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New Moon spin begins

Newmoon.jpgAs Chris Weitz is officially announced as being the director of the Twilight sequel New Moon, the author Stephanie Meyer comes out to praise Catherine Hardwicke and pave the way for a sequel at the hands of Weitz, dispelling any hint of a rumour at unhappiness with any of it.

Meanwhile Weitz comes out and does the same, attempting to appease fans and make them believe that there's absolutely nothing wrong at all.

Chris Weitz was officially announced as the director of the Twilight sequel New Moon at the weekend, and Variety now has the complete story.

However it was /Film that picked up on the marketing messages hitting the Interflab, insisting that all is well with everything, hoping to ensure that the fans don't get all riled up and start complaining about the changes.

The author Stephanie Meyer was the first to come out with the words in defence of the move.

"Like you, I'm sad that Catherine is not continuing on with us for New Moon. I'm going to miss her, not just as a brilliant director, but also as a friend. She has such a distinct, authentic voice that did amazing things for Twilight. I'm looking forward to every movie she does in the future. And she didn't leave us empty handed. We still get the benefits of her amazing casting and the beautiful visual world she created. This foundation puts us in a good place for New Moon."

Well there should be no reason that she's lost as a friend, but you're getting the idea - it's a great loss, we're all sad, but everyone will do well anyway.

Then she addresses the appointment of Weitz, and is full of praise.

"They've asked Chris Weitz, director of American Pie, About a Boy, and The Golden Compass, to join us, and I am very pleased to announce that he's agreed to be a part of our Twilight world. I've had the chance to talk to Chris, and I can tell you that he is excited by the story and eager to keep the movie as close to the book as possible. He is also very aware of you, the fans, and wants to keep you all extremely happy. (Torches and pitchforks are not going to be necessary.) I'm excited to work with Chris and I think he brings a lot to the table, not the least of which for me is that he wrote the screenplay for and directed one of my favorite movies of all time, About a Boy. I'm really looking forward to seeing his vision for New Moon."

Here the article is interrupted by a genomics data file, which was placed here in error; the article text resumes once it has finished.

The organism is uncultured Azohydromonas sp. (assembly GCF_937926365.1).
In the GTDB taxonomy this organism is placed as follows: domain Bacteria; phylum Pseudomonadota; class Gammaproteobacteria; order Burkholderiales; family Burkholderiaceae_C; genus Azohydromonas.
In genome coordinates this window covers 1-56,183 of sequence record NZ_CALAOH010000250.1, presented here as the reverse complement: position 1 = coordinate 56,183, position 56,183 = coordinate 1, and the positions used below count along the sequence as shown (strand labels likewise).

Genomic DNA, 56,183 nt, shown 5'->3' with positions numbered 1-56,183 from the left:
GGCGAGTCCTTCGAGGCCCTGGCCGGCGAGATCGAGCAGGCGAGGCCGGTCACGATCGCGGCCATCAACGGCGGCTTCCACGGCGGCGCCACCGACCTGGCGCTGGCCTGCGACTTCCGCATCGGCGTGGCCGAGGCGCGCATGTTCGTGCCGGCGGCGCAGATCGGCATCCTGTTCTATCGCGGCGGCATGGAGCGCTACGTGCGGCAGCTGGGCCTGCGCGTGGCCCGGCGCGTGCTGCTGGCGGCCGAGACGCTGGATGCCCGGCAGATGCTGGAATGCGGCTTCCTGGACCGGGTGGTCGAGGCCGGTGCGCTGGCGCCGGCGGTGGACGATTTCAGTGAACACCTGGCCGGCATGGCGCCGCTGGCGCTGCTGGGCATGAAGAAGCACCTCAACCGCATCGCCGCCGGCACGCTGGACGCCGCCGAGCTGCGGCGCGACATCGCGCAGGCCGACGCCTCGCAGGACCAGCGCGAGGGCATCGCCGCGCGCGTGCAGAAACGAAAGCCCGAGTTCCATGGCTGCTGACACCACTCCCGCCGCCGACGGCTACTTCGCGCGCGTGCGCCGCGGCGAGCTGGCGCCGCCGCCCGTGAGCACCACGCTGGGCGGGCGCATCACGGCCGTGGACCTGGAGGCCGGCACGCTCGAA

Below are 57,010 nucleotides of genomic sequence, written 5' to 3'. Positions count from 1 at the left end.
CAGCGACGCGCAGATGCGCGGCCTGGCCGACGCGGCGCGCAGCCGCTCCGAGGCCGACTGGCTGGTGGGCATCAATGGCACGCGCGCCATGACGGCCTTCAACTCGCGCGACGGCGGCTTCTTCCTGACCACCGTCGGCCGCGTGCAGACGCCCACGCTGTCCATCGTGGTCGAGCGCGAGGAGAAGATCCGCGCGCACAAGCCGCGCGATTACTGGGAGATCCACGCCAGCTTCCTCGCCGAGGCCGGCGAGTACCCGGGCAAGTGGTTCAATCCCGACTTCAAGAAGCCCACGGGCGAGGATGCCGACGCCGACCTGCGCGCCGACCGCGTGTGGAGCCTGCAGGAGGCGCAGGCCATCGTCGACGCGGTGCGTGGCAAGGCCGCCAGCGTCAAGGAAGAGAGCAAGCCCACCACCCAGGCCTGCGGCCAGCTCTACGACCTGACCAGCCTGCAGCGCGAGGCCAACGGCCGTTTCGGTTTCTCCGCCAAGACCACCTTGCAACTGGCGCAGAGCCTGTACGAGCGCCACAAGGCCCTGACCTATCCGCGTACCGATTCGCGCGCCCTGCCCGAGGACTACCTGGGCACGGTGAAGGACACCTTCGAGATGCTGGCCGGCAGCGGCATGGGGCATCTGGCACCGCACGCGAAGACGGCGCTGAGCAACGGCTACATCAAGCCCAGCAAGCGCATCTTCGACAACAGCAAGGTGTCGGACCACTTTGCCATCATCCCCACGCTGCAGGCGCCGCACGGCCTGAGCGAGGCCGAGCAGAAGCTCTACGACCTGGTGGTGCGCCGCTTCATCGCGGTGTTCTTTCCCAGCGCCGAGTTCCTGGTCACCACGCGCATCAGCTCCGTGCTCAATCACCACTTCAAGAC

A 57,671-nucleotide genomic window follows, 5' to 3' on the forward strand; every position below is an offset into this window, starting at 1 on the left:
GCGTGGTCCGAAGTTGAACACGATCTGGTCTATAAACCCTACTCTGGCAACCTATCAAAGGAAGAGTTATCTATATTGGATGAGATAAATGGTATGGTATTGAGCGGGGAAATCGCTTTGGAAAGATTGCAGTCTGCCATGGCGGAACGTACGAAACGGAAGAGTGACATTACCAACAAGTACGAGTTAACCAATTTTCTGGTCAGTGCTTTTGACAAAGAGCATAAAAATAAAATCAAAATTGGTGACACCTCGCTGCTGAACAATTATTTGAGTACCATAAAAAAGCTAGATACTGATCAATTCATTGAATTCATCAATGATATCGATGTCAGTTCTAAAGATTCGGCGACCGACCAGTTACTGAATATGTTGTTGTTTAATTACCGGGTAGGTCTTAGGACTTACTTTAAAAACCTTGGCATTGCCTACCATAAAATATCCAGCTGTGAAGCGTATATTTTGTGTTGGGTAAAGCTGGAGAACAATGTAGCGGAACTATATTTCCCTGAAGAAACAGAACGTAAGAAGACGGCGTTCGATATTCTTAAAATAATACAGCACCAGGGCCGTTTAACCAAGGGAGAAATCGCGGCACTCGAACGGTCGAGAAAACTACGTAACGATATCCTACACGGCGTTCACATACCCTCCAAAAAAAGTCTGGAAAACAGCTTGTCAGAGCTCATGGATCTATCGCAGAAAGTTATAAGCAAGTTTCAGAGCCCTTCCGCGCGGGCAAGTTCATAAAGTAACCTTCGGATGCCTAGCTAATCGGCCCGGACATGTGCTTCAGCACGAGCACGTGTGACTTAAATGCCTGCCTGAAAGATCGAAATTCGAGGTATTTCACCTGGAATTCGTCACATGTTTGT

I think this might be getting a little too much, it definitely is when you see that Weitz went out and did something similar, he wrote something for the Internet readers and actually his comes off sounding rather persuasive. Let's cut through the pleasantries about how great everyone is and how he's so grateful, and leap into the main text.

"For the last decade of my career as a director, I have chosen to make adaptations of complex and involved works of literature. This has always begun with the love of a book and its characters, story, and theme; and it has always involved a respect of and responsiveness to the feelings of other people who loved those books...

...Like many of you, I am a fan of Catherine Hardwicke's work. I can't really say much about why she is not doing New Moon because I wasn't involved in those decisions. But I can say that I will devote myself to making the very best and most faithful version of New Moon that can be brought to the screen. To those who doubt that as a male director I can capture Bella's experience. I can only say that emotion is universal and that my work has often involved working with some of the most talented actresses in the world."

Well he certainly sounds convincing and sincere, and reading his letter it does seem as though he is a very good choice for taking forward the next film.

Has he convinced you, the Twilight fan? Or for those non-Twilight fans, is this seeming like another big case of studio PR?